Japan and Australia Sign A Landmark Security Pact to Counter Communist China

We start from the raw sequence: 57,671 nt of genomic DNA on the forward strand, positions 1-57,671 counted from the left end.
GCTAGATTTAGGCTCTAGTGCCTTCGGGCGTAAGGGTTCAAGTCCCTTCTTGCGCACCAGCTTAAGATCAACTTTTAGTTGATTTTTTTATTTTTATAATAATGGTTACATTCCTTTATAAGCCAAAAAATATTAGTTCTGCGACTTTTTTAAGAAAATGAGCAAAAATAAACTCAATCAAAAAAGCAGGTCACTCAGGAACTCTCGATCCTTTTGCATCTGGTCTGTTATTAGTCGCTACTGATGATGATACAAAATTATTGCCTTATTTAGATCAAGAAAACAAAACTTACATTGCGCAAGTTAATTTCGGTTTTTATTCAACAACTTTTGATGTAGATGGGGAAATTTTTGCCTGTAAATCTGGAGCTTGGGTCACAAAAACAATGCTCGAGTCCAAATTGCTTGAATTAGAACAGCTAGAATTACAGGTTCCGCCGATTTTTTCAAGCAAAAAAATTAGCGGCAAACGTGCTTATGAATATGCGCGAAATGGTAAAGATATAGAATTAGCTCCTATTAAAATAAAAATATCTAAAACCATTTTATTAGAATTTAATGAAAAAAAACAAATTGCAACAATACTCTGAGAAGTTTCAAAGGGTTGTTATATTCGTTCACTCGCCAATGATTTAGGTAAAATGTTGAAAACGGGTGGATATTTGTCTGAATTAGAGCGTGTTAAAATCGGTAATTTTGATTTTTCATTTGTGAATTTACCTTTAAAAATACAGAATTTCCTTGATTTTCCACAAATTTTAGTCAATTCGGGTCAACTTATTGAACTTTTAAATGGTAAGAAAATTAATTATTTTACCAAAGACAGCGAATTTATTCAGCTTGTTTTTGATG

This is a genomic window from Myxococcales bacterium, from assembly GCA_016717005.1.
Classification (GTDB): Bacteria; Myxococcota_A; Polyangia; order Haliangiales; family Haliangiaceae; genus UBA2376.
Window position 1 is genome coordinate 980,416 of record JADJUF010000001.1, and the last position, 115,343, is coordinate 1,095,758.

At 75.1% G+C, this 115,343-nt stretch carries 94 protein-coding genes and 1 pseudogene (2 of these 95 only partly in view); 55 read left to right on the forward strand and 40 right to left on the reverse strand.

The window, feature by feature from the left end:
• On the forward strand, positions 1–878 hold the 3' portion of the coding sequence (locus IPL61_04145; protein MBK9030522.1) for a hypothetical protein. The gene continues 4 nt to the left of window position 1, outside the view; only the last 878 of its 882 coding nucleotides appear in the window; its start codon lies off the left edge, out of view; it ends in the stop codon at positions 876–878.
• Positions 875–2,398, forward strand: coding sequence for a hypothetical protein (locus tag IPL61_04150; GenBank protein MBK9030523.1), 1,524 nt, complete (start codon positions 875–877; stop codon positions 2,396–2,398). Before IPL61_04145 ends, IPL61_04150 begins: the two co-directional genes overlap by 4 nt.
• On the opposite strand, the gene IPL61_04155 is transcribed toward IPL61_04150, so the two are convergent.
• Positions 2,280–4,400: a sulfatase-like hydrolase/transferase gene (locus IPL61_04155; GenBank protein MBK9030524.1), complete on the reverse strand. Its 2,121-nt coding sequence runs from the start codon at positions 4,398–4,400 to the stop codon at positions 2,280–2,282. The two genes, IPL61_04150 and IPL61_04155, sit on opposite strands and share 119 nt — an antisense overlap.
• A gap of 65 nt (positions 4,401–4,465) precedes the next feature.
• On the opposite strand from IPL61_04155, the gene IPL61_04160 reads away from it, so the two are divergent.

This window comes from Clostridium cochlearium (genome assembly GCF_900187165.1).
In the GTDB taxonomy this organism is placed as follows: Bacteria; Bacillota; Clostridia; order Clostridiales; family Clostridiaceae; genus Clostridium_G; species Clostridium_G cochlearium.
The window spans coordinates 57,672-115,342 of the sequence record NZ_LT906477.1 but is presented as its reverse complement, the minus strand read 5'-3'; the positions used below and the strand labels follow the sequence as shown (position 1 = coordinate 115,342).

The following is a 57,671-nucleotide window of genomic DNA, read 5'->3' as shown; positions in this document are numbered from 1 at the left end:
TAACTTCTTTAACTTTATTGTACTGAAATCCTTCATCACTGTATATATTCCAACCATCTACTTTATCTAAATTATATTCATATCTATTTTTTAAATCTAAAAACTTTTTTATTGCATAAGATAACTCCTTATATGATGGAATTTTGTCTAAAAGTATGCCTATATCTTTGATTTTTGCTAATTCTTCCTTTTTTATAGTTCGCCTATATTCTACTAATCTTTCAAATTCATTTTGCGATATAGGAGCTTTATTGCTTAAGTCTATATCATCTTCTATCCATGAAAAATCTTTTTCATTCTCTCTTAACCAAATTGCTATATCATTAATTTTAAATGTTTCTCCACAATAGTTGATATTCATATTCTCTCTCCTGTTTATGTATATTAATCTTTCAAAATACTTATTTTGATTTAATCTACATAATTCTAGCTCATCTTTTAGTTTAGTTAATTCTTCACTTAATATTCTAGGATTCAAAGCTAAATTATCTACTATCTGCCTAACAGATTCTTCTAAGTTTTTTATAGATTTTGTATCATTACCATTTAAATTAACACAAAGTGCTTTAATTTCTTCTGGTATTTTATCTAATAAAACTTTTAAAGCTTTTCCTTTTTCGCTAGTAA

According to a Japanese media report, Tokyo and Canberra signed a landmark security pact on October 22nd, agreeing to share more sensitive intelligence and deepen military cooperation to confront the military threats posed by Communist China. The latest security treaty signed on Saturday allowed the armed forces of the two countries to conduct joint training in Northern Australia, while both sides agreed to expand and strengthen cooperation in defense and intelligence sharing. In terms of intelligence sharing, although Tokyo has no foreign intelligence agency equivalent to America’s Central Intelligence Agency (CIA) and Britain’s Military Intelligence Section 6 (MI6), director of the Australian Institute of International Affairs Wakefield said Australia and Japan could depend on their strong technological superiority such as electronic eavesdropping and high-tech satellites to provide invaluable intelligence on rivals. The agreement has also laid foundations for Japanese acceleration of intelligence cooperation with like-minded countries such as the UK. After the meeting, Japanese Prime Minister Fumio Kishida and his Australian counterpart Anthony Albanese released a joint declaration, saying Tokyo and Canberra agreed to deepen trilateral security ties with Washington, take necessary actions against states violating international rules and norms, and make clear the significance of a free and open Indo-Pacific region. In light of the potential crisis across the Taiwan Strait, the implementation of the new pact will serve as a foothold for the integration of security operations among Japan, Australia, and the US.

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